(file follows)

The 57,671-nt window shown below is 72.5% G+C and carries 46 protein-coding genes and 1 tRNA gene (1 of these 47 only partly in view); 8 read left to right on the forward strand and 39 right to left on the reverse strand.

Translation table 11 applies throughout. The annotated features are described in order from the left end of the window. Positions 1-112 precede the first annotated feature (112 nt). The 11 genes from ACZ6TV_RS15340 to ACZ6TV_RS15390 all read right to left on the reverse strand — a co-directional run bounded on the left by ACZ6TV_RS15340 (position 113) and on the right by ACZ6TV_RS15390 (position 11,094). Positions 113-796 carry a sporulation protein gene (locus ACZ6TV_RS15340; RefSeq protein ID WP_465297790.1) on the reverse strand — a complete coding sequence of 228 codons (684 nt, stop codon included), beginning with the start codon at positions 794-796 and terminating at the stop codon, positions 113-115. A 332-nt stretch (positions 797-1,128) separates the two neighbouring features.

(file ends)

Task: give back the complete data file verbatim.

The 57,671-nt window shown below is 72.5% G+C and carries 46 protein-coding genes and 1 tRNA gene (1 of these 47 only partly in view); 8 read left to right on the forward strand and 39 right to left on the reverse strand.

Translation table 11 applies throughout. The annotated features are described in order from the left end of the window. Positions 1-112 precede the first annotated feature (112 nt). The 11 genes from ACZ6TV_RS15340 to ACZ6TV_RS15390 all read right to left on the reverse strand — a co-directional run bounded on the left by ACZ6TV_RS15340 (position 113) and on the right by ACZ6TV_RS15390 (position 11,094). Positions 113-796 carry a sporulation protein gene (locus ACZ6TV_RS15340; RefSeq protein ID WP_465297790.1) on the reverse strand — a complete coding sequence of 228 codons (684 nt, stop codon included), beginning with the start codon at positions 794-796 and terminating at the stop codon, positions 113-115. A 332-nt stretch (positions 797-1,128) separates the two neighbouring features.